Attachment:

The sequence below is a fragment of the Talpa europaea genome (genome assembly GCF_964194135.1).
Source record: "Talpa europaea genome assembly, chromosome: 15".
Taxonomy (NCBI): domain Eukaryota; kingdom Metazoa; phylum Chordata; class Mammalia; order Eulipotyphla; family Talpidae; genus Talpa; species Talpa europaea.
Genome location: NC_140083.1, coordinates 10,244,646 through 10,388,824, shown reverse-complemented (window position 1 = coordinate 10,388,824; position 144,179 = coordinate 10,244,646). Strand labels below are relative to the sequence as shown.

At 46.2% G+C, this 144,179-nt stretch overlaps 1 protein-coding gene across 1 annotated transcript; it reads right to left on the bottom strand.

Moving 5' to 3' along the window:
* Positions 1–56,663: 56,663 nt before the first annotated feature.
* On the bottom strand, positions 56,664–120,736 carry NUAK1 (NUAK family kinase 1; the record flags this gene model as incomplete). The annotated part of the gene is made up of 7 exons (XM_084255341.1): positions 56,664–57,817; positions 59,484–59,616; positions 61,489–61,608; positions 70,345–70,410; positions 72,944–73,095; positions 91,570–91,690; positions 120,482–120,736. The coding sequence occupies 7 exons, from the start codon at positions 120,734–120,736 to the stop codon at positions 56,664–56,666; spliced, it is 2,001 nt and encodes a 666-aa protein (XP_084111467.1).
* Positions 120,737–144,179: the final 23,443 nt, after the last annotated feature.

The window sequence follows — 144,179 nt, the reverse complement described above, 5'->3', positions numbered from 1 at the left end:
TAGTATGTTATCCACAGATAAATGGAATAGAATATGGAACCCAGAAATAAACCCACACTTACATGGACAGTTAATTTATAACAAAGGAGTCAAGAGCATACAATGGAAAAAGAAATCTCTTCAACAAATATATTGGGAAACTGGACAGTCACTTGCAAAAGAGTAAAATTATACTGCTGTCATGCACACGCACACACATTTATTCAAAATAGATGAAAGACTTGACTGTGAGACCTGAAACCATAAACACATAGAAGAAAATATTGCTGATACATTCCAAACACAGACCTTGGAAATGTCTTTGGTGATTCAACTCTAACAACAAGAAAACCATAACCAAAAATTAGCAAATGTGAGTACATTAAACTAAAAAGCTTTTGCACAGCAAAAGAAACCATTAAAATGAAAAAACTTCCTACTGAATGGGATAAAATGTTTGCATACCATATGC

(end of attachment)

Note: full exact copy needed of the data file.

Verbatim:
The sequence below is a fragment of the Talpa europaea genome (genome assembly GCF_964194135.1).
Source record: "Talpa europaea genome assembly, chromosome: 15".
Taxonomy (NCBI): domain Eukaryota; kingdom Metazoa; phylum Chordata; class Mammalia; order Eulipotyphla; family Talpidae; genus Talpa; species Talpa europaea.
Genome location: NC_140083.1, coordinates 10,244,646 through 10,388,824, shown reverse-complemented (window position 1 = coordinate 10,388,824; position 144,179 = coordinate 10,244,646). Strand labels below are relative to the sequence as shown.

At 46.2% G+C, this 144,179-nt stretch overlaps 1 protein-coding gene across 1 annotated transcript; it reads right to left on the bottom strand.

Moving 5' to 3' along the window:
* Positions 1–56,663: 56,663 nt before the first annotated feature.
* On the bottom strand, positions 56,664–120,736 carry NUAK1 (NUAK family kinase 1; the record flags this gene model as incomplete). The annotated part of the gene is made up of 7 exons (XM_084255341.1): positions 56,664–57,817; positions 59,484–59,616; positions 61,489–61,608; positions 70,345–70,410; positions 72,944–73,095; positions 91,570–91,690; positions 120,482–120,736. The coding sequence occupies 7 exons, from the start codon at positions 120,734–120,736 to the stop codon at positions 56,664–56,666; spliced, it is 2,001 nt and encodes a 666-aa protein (XP_084111467.1).
* Positions 120,737–144,179: the final 23,443 nt, after the last annotated feature.

The window sequence follows — 144,179 nt, the reverse complement described above, 5'->3', positions numbered from 1 at the left end:
TAGTATGTTATCCACAGATAAATGGAATAGAATATGGAACCCAGAAATAAACCCACACTTACATGGACAGTTAATTTATAACAAAGGAGTCAAGAGCATACAATGGAAAAAGAAATCTCTTCAACAAATATATTGGGAAACTGGACAGTCACTTGCAAAAGAGTAAAATTATACTGCTGTCATGCACACGCACACACATTTATTCAAAATAGATGAAAGACTTGACTGTGAGACCTGAAACCATAAACACATAGAAGAAAATATTGCTGATACATTCCAAACACAGACCTTGGAAATGTCTTTGGTGATTCAACTCTAACAACAAGAAAACCATAACCAAAAATTAGCAAATGTGAGTACATTAAACTAAAAAGCTTTTGCACAGCAAAAGAAACCATTAAAATGAAAAAACTTCCTACTGAATGGGATAAAATGTTTGCATACCATATGC